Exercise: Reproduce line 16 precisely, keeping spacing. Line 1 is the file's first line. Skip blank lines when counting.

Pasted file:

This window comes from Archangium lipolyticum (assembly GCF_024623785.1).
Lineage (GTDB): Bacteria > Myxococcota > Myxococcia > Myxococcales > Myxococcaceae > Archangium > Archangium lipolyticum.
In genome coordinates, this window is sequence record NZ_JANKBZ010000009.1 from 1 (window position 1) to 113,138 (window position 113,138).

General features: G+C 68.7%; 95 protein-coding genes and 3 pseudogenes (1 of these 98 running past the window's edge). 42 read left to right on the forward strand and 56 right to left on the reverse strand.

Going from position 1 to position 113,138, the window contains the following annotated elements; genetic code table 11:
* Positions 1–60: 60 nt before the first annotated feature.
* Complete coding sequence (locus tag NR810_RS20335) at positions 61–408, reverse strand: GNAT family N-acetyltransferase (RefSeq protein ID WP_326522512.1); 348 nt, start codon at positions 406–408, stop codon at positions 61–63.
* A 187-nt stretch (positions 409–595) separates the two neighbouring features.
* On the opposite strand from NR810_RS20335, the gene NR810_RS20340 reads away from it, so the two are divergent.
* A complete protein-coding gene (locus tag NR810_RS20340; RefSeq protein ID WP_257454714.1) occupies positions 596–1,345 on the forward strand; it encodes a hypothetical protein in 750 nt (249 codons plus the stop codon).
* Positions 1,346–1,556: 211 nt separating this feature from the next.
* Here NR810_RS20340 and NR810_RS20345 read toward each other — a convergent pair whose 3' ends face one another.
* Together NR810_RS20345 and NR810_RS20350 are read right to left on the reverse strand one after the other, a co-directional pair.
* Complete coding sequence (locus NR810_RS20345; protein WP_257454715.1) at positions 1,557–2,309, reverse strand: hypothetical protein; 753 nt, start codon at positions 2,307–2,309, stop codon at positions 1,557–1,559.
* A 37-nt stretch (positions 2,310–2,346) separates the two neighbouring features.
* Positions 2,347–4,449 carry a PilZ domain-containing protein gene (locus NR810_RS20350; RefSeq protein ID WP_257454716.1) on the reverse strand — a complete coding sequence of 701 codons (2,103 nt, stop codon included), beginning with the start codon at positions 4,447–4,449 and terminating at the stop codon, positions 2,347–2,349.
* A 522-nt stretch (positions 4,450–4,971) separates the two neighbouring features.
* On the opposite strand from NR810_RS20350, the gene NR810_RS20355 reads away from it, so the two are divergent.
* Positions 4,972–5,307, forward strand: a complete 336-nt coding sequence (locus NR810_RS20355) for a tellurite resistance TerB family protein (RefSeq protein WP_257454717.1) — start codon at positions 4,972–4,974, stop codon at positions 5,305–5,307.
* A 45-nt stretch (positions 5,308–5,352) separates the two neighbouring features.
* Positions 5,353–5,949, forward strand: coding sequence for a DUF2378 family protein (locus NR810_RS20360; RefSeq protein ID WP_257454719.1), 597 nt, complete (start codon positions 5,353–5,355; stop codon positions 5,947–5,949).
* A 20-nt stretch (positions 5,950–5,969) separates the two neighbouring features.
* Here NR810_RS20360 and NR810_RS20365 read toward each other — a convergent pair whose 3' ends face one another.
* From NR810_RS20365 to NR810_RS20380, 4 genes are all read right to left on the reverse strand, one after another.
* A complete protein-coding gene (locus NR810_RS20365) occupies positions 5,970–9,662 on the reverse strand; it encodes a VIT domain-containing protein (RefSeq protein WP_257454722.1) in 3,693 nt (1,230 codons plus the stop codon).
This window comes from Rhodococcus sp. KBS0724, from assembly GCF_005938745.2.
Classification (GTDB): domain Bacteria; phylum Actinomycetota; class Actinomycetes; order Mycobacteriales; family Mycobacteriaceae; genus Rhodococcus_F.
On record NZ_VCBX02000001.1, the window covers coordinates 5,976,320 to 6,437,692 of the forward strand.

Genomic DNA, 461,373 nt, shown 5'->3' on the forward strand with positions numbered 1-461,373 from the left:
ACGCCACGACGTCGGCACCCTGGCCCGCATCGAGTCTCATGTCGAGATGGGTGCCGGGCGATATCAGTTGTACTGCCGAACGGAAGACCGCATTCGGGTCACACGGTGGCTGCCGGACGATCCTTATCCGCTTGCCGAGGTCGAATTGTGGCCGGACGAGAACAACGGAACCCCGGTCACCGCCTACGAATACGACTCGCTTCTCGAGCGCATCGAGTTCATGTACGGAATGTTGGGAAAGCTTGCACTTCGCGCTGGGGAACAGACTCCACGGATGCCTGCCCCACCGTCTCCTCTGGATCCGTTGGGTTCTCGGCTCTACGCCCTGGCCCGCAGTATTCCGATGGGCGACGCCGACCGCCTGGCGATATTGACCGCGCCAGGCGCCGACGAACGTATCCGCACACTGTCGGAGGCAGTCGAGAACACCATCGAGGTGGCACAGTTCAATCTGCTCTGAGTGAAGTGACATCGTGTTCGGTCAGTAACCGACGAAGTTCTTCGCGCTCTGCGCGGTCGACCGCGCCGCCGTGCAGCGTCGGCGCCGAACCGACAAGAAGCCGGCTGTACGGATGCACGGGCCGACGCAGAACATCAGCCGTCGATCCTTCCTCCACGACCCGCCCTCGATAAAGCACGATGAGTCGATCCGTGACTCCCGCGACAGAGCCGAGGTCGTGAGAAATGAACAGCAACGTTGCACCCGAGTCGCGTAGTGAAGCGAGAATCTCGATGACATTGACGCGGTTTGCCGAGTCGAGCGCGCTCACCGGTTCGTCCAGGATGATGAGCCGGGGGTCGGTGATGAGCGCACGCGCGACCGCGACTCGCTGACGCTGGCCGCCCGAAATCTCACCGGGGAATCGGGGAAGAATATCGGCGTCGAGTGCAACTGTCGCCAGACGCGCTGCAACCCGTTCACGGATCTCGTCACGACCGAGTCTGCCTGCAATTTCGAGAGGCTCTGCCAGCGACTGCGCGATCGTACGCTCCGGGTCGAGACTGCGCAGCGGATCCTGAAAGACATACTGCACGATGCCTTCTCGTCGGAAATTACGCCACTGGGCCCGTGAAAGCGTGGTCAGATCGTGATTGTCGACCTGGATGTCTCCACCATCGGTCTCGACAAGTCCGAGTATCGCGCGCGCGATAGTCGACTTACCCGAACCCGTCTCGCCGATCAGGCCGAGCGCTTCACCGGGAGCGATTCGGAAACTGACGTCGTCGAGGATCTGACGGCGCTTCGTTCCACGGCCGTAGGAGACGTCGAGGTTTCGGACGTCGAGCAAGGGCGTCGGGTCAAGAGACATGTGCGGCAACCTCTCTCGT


* Positions 2,347–4,449 carry a PilZ domain-containing protein gene (locus NR810_RS20350; RefSeq protein ID WP_257454716.1) on the reverse strand — a complete coding sequence of 701 codons (2,103 nt, stop codon included), beginning with the start codon at positions 4,447–4,449 and terminating at the stop codon, positions 2,347–2,349.